Releford confident in tweaked jump shot

Kansas guard Travis Releford pulls up for a jumper during warmups before tipoff against Iowa State, Wednesday, Feb. 18, 2009 at Allen Fieldhouse.

Kansas guard Travis Releford pulls up for a jumper during warmups before tipoff against Iowa State, Wednesday, Feb. 18, 2009 at Allen Fieldhouse.

Thursday, September 2, 2010

Kansas University sophomore Travis Releford should have no trouble rolling out of bed for 6 a.m. basketball Boot Camp conditioning sessions later this month.

The 6-foot-5 guard/forward has been up before dawn daily since the start of the semester taking part in his own personal early-bird training program.

“I get up, work out at 6 and then shoot at, like, 7,” said Releford, who is intent on playing meaningful minutes in 2010-11 following a productive red-shirt season.

“I worked out during the afternoons, then went to the gym and shot after that all summer. Now that I’m in school, my schedule is getting up early in the morning and getting stuff done then.”

Releford’s goal all last season — into the summer and start of the school year — has been to “work on my upper-body strength and quickness and constantly work on my shooting.”

The 210-pounder — he averaged 2.7 points off 56.9 percent shooting in limited duty his freshman season — believes he’s significantly improved the range on his shot. As such, he expects to do more than slash to the bucket for driving layups this season.

“You are going to expect to see jump shots from me. I’ve done all the work on it (shot), so why not try to get out there and shoot it?” Releford said. “It’s a lot better. It’s improved a lot.”

He explained the problem with his shot and the solution.

“Some people have said I never really had a bad shot. I just wasn’t too confident in it. I wasn’t trying to shoot to make it,” Releford said. “I’ve changed a few things (technically) about my jump shot. Other than that, not too much, except I’m a lot more confident.”

The confidence started to come at practice last season.

“When I red-shirted, playing against the starting five, I’d be the opponent’s best shooter most of the time,” he said of his role on the Red team. “I have worked on and improved my jump shot. Coach has noticed that, and my teammates have noticed it.”

Junior guard Tyshawn Taylor says Releford’s range extends beyond the three-point line.

“He hits it consistently in pick-up and when we are in practice,” Taylor said of the three. “Even last year on the Red team, when we were practicing, he’d hit it. It (stroke) looks good. We have to see if he can hit it when it means something, when it matters.

“I tell him all the time, it’s different in the fieldhouse with 16,300 (fans) screaming. It’s a different kind of pressure, but he can handle that.”

Noted coach Bill Self: “When we recruited him, we said, ‘He’s pretty good. All he needs to do is work on his stroke.’ He has worked on his stroke. He’s a natural scorer. He is a high-level defender. He has a chance to challenge for a starting spot.”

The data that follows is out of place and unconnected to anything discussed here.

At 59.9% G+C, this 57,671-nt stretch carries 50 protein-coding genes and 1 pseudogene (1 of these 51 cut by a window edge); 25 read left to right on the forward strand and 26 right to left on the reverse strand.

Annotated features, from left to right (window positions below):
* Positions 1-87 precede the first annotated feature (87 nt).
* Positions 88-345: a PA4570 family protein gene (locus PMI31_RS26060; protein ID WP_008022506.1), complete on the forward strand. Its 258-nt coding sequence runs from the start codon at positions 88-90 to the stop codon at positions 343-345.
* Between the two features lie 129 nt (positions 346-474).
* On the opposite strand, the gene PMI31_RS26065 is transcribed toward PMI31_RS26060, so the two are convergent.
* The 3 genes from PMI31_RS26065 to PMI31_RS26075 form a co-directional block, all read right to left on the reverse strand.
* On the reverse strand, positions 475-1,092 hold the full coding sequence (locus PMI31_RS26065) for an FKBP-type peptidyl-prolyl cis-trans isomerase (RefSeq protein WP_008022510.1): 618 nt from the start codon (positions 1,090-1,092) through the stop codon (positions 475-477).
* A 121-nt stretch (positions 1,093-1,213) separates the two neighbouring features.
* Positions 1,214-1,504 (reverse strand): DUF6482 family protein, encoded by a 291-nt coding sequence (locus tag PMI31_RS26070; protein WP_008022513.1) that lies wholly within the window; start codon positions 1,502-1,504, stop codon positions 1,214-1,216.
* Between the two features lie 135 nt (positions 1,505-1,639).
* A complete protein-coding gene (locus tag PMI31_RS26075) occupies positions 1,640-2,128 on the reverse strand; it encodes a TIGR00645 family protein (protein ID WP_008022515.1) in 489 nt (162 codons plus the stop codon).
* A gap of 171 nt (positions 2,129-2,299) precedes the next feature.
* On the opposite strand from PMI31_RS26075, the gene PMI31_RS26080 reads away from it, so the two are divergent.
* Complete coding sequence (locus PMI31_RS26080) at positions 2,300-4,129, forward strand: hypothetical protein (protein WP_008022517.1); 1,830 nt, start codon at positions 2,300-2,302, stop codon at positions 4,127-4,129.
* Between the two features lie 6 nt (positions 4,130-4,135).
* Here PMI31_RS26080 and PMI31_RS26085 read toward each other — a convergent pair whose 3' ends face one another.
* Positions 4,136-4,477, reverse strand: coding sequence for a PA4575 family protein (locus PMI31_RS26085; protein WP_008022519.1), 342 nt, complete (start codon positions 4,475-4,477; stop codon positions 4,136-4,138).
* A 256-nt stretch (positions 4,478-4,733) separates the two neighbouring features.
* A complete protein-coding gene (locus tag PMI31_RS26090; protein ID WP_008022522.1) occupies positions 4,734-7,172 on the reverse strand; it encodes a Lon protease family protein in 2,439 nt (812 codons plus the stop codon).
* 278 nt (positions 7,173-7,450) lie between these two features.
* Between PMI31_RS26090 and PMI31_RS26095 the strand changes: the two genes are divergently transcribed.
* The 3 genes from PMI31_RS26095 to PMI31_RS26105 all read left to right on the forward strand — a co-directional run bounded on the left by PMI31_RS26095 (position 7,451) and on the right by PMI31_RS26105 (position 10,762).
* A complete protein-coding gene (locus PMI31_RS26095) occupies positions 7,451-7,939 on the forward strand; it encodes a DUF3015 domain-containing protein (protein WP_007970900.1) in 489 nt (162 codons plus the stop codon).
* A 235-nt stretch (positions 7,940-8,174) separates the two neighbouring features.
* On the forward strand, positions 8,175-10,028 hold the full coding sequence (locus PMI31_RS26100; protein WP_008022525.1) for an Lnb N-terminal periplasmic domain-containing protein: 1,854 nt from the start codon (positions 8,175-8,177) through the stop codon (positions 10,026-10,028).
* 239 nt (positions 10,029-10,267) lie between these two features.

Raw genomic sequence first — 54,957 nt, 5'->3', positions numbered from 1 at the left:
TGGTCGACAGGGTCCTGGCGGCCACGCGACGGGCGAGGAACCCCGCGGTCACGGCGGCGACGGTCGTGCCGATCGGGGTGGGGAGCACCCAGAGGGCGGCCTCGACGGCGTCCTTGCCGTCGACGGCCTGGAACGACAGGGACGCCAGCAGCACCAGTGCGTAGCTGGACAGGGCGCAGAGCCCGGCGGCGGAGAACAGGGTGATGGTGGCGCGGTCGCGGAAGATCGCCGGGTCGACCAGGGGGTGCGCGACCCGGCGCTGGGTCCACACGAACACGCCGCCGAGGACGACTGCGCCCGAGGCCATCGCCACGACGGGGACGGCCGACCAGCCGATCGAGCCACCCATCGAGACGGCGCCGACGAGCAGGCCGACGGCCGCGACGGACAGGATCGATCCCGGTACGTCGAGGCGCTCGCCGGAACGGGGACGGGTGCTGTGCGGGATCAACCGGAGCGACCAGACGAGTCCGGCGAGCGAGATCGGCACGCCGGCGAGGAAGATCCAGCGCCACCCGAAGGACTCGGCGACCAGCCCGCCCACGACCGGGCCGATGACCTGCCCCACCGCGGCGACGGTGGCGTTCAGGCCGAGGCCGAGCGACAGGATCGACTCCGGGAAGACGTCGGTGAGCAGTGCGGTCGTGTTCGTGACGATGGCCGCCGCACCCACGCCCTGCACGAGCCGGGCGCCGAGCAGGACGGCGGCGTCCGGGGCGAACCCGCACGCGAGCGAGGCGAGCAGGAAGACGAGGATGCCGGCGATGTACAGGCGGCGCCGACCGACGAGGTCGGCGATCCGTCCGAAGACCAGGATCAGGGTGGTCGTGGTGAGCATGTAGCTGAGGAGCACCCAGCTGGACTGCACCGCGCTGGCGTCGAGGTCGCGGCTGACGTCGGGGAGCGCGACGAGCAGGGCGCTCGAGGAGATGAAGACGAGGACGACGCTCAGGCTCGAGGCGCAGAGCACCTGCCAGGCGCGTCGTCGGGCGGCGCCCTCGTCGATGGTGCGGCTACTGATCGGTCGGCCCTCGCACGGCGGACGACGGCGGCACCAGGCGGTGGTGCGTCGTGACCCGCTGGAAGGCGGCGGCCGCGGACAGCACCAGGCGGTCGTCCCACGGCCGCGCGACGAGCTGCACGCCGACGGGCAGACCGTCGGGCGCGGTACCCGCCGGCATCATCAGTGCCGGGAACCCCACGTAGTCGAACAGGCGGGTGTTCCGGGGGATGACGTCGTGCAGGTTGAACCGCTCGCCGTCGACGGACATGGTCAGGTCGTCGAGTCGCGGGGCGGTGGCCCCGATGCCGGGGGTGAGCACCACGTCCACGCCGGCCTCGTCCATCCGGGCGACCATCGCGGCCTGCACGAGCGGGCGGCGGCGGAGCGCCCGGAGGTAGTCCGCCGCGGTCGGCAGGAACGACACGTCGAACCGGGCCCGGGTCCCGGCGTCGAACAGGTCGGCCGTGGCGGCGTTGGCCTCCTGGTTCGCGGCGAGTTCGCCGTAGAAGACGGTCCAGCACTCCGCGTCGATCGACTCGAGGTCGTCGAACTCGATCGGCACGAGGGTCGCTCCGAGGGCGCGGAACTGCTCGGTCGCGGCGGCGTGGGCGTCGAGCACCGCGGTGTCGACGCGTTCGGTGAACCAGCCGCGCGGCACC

If he earns a spot in the rotation, it’ll be easy to see why.

“The new Travis has put in a lot of work. He’s been in the weight room every morning and in the gym shooting and lifting by himself. I see improvement in Travis every single day,” Taylor said.

The soft-spoken Releford seems intent on earning his keep.

“I’m very motivated,” he said. “I mean ... sitting out my red-shirt year and improving, I just want to get out there and show the world that I can play, you know?”

There were some rumors he might be playing college basketball with his brother, Trevor, this season at Alabama. Truth is, Travis never seriously considered transferring in the search of guaranteed playing time.

“Growing up in Kansas City, I kind of had no choice,” the Roeland Park Bishop Miege graduate said, referring to being a die-hard KU fan all his life. “Since I’ve been here I’ve always been on one of the top teams in the country. I just stuck with it.”

He doesn’t see his upcoming battle for playing time as Releford vs. Mario Little or anybody else who plays on the perimeter.

“It’s just me vs. me,” he said with a smile. “I’m motivated. We’re all motivated. We lost some good players (off a 33-3 team), but we feel we’re going to work hard and have a great season.”

Notes: Wichita Heights junior forward Perry Ellis, who will make an unofficial visit to KU on Tuesday, has decided to attend Memphis’ season-opening Midnight Madness on an unofficial visit. His sister, Savannah, is a senior on the Tigers’ women’s team. ... Former KU center Sasha Kaun scored 16 points and grabbed 14 rebounds in Russia’s 89-80 victory over China on Wednesday at the world championships. He hit six of 11 shots and four of six free throws while playing 26 minutes.